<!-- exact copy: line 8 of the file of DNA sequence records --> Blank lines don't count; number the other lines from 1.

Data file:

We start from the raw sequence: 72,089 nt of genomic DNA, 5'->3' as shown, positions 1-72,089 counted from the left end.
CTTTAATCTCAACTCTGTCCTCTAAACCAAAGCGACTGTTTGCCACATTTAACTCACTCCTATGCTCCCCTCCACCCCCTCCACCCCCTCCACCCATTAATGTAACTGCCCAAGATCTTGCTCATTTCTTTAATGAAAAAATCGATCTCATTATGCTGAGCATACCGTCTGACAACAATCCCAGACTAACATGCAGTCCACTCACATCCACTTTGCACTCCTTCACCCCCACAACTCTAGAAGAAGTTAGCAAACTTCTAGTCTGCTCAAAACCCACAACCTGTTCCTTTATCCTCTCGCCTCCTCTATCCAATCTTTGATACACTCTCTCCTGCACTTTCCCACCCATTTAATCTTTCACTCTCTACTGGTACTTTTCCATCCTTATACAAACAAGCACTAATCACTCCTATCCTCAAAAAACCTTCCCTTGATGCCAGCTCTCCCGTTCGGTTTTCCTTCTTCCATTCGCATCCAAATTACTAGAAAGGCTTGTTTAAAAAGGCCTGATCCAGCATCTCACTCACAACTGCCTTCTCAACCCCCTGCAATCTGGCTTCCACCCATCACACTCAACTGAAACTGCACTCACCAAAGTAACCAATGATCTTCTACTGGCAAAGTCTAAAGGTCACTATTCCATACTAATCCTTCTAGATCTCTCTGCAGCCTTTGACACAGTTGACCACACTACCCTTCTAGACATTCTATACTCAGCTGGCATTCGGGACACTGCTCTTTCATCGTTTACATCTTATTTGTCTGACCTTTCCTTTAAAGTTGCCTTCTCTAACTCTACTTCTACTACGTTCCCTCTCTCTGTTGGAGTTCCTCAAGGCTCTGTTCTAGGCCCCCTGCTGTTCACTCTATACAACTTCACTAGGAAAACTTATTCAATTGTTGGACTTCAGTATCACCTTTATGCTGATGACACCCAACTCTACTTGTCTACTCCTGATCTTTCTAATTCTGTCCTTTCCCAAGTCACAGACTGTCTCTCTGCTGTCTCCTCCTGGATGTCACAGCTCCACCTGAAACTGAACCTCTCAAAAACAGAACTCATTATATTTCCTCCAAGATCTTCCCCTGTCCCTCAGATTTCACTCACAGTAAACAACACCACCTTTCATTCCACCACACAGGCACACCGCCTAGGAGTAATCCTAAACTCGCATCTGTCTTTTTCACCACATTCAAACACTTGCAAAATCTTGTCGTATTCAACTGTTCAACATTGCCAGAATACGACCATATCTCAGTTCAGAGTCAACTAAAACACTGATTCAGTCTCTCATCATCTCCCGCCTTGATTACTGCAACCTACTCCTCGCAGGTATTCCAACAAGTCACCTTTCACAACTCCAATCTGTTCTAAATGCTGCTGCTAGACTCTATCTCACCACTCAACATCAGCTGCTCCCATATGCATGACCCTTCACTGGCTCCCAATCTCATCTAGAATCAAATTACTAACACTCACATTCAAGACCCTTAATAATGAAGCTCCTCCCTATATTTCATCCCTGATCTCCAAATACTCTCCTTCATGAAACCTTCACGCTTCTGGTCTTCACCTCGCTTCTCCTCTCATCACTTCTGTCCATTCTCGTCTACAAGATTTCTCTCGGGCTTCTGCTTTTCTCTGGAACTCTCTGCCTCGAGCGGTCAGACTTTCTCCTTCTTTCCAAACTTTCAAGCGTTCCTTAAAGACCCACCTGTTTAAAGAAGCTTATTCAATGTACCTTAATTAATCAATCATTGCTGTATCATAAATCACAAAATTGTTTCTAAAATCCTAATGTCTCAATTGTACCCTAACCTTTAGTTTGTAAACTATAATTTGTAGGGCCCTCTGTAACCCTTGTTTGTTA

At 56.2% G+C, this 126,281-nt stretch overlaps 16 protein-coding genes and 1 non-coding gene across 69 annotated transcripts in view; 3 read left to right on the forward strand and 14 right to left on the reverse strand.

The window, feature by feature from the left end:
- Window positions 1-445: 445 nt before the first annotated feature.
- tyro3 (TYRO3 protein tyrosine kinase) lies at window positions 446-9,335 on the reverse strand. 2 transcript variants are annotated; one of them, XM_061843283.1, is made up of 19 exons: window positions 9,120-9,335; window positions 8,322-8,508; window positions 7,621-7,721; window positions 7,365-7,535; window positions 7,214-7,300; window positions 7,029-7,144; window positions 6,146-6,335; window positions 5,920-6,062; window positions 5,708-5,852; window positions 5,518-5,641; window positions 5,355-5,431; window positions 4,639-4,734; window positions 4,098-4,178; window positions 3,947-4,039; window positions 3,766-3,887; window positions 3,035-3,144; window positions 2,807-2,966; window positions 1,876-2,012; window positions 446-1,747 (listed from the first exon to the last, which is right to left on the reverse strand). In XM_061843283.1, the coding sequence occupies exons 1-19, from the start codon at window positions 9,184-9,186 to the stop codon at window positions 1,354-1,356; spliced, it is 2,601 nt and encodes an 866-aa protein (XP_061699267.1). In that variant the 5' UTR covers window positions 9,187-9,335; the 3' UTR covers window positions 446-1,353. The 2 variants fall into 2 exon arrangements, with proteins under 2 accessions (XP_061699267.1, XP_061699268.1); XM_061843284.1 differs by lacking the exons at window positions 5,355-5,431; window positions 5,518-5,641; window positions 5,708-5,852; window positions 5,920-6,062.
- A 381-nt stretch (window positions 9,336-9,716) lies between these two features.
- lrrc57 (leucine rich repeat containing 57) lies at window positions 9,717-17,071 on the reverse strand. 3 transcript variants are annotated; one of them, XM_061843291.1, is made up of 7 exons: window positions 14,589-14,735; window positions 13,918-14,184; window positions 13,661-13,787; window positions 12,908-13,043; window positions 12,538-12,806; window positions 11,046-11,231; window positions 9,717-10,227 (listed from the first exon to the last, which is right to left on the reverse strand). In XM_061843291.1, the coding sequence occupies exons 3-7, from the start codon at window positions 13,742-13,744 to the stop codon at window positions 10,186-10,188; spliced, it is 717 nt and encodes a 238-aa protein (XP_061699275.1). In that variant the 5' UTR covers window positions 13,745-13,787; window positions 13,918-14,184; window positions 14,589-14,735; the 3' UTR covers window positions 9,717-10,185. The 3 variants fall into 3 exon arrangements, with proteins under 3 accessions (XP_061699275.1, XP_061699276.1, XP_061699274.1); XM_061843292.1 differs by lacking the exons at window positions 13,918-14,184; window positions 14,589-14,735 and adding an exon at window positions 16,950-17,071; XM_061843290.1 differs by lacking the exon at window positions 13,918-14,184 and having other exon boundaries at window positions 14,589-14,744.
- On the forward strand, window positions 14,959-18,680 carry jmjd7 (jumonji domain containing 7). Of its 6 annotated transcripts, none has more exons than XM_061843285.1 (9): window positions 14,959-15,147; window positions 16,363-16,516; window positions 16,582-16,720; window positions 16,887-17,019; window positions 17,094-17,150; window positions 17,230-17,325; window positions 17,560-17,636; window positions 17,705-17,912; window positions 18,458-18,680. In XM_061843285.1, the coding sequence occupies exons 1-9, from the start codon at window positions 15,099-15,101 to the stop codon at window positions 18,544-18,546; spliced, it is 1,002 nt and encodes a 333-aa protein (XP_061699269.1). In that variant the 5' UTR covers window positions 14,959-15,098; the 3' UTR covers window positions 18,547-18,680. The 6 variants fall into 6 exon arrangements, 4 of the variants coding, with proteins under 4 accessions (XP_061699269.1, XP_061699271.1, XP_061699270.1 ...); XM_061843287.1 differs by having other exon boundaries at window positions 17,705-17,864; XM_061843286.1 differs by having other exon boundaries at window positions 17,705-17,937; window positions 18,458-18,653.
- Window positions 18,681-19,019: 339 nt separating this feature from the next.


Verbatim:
- lrrc57 (leucine rich repeat containing 57) lies at window positions 9,717-17,071 on the reverse strand. 3 transcript variants are annotated; one of them, XM_061843291.1, is made up of 7 exons: window positions 14,589-14,735; window positions 13,918-14,184; window positions 13,661-13,787; window positions 12,908-13,043; window positions 12,538-12,806; window positions 11,046-11,231; window positions 9,717-10,227 (listed from the first exon to the last, which is right to left on the reverse strand). In XM_061843291.1, the coding sequence occupies exons 3-7, from the start codon at window positions 13,742-13,744 to the stop codon at window positions 10,186-10,188; spliced, it is 717 nt and encodes a 238-aa protein (XP_061699275.1). In that variant the 5' UTR covers window positions 13,745-13,787; window positions 13,918-14,184; window positions 14,589-14,735; the 3' UTR covers window positions 9,717-10,185. The 3 variants fall into 3 exon arrangements, with proteins under 3 accessions (XP_061699275.1, XP_061699276.1, XP_061699274.1); XM_061843292.1 differs by lacking the exons at window positions 13,918-14,184; window positions 14,589-14,735 and adding an exon at window positions 16,950-17,071; XM_061843290.1 differs by lacking the exon at window positions 13,918-14,184 and having other exon boundaries at window positions 14,589-14,744.